Radford skates with courage

Eric Radford has a nosebleed at the end of the pairs short program at the world figure skating...

Eric Radford has a nosebleed at the end of the pairs short program at the world figure skating championships this past April in April. (Getty Images)

Ryan Pyette, QMI Agency

, Last Updated: 8:31 PM ET

The image from Moscow is unforgettable.

At the worlds last spring, Canadian pairs skater Eric Radford busted his nose after an early, accidental elbow from his partner Meagan Duhamel but finished the short program, covered in horror flick-worthy blood by the end of it.

The public display of fortitude earned Radford legendary tough-guy status.

But, as it turns out, that incident only scrapes the surface of his courage.

Radford, who combined with Duhamel for a smashing personal best 62.37-point performance and second-place position to open Skate Canada International Friday afternoon at the Hershey Centre, grew up in tiny Balmertown, a northern Ontario town of 1,000 people located six hours north of Thunder Bay.

He was unique to his skating club.

“I was the only male,” the 26-year-old said.

He was picked on and bullied for his choice of sport. He had to constantly put on a brave face.

“At the very beginning, the other kids were too young to say anything,” he said. “The really high-level hockey players never bothered me.”

The top puck-chasers, he figured, held him with a certain level of respect for reaching similar heights in his sport.

“It was the mid-range guys who did it for the status that gave me a hard time,” he recalled.“I was harassed.”

Radford fell in love with skating after watching skating on TV.

“Kurt Browning,” he said. “He was my hero.”

Star power, however, often doesn’t find its way out of the less-populated areas of Canada’s north. The clubs are small, the coaching is limited and competition is hard to find.

Radford had to leave home at 13 to chase his dream.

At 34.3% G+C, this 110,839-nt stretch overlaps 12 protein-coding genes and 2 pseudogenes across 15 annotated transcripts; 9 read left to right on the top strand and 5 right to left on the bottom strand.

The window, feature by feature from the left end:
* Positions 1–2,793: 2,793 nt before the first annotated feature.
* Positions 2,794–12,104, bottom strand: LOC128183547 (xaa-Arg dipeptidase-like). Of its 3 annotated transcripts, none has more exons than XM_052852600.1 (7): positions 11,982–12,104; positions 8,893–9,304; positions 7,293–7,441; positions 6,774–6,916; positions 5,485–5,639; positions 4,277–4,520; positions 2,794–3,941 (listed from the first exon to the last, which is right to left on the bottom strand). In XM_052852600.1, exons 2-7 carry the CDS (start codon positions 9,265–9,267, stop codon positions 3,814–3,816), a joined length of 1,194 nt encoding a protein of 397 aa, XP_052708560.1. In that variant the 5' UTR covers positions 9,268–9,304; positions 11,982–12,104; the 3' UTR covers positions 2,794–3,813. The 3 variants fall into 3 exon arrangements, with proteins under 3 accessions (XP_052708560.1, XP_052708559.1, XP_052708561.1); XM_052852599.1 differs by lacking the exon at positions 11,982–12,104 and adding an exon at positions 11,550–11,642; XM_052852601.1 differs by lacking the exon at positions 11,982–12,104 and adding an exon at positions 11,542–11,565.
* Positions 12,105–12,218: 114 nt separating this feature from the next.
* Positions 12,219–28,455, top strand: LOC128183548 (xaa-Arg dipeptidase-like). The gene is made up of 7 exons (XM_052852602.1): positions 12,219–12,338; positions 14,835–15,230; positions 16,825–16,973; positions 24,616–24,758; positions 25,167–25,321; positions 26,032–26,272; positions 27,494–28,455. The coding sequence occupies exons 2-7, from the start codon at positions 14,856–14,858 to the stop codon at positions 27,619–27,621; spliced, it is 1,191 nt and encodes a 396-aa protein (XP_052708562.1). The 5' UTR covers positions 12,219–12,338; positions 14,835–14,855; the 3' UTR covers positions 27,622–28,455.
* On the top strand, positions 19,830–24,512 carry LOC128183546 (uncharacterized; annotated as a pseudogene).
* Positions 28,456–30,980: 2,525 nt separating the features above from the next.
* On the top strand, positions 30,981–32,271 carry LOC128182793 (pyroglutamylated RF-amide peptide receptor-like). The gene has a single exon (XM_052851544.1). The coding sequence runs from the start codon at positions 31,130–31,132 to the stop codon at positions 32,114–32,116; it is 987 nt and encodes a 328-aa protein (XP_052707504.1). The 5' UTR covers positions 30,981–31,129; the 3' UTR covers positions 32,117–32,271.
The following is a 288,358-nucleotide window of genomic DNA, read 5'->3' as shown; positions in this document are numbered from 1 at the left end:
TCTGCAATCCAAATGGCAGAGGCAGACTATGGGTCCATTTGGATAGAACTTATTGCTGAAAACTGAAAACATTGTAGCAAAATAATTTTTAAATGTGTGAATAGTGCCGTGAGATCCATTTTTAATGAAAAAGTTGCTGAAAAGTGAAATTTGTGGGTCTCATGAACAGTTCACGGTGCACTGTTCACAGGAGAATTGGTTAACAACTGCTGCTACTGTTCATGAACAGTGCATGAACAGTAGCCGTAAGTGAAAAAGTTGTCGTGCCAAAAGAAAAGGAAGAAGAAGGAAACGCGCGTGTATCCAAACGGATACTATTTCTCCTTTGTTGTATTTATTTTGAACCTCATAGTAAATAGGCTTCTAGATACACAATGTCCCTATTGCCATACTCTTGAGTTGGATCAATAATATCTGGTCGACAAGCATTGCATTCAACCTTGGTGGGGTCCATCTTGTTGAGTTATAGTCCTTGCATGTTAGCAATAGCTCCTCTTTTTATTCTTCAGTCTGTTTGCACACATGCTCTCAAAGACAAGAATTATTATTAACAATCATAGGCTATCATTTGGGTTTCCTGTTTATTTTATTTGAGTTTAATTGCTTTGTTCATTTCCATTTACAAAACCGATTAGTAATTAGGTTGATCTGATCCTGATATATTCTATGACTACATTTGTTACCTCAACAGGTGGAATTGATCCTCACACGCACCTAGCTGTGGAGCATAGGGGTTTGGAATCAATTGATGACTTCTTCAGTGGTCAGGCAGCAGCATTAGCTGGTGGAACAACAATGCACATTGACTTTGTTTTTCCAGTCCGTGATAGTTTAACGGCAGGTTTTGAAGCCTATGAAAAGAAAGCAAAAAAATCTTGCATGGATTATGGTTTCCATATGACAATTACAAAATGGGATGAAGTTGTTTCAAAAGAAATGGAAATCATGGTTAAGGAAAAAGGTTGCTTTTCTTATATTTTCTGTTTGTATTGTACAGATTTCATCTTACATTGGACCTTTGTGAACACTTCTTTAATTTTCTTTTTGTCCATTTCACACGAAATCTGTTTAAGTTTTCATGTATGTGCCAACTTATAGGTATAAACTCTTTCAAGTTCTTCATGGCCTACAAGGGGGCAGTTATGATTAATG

“I moved to Kenora first, then Winnipeg, then Montreal and Toronto,” he said. “I was in a different high school every year. My mother pretty much raised me over the phone.”

He started skating with Rachel Kirkland in 2005 under the tutelage of Brian Orser and won a Canadian junior silver medal the following season.

That, and another partnership, fizzled out. Last year, he was in limbo until a successful tryout with Duhamel, who was looking for new chemistry after veteran Craig Buntin called it quits.

The 25-year-old from Lively, Ont., near Sudbury, is a northern skater, too.

“We both are, but he comes from 25 hours away,” she said with a grin. “It’s important to represent the north because the numbers (of skaters) are small. They need that support.”

Duhamel has yet to visit Balmertown.

“She’s going to have to come up for a (club) show,” Radford said.

Duhamel would fit in up there. She is a tough cookie.

Before she found her niche, she skated singles and pairs at the same competitions, including nationals.

“When you’re 16, 17, you feel like you can skate for six or seven hours a day,” she said. “It doesn’t bother you. I loved it. Right now, it feels like it would be a lot. I feel really comfortable right now with where I am. I have the right partner. I’m in a good place.

“It’s a nice feeling. This was our first clean short program as a pair so mission accomplished.”

A skate like that, all the pain is worth it. After the worlds, it took a month for Radford’s nose to set because they had to keep competing and practising.

“We had to skate the next day,” Duhamel said. “We didn’t want to stop (in the middle of the program) because we didn’t know if it was allowed. When it’s the first time something’s happened like that, you don’t know what to do.”

No one yet has approached Radford in the street, recognizing him as that broken-beaked warrior.

“But other pair skaters have,” he said. “They said they didn’t know if they would’ve been able to continue if it was them.”

He is battle-hardened and it looks like he and Duhamel have something here. It doesn’t take too long, once a pair clicks, to reach great heights.

Maybe some day soon, Radford won’t only be regarded as the skater willing to go the distance.

Maybe he’ll become the picture of northern perseverance who finishes on top of the world.

 


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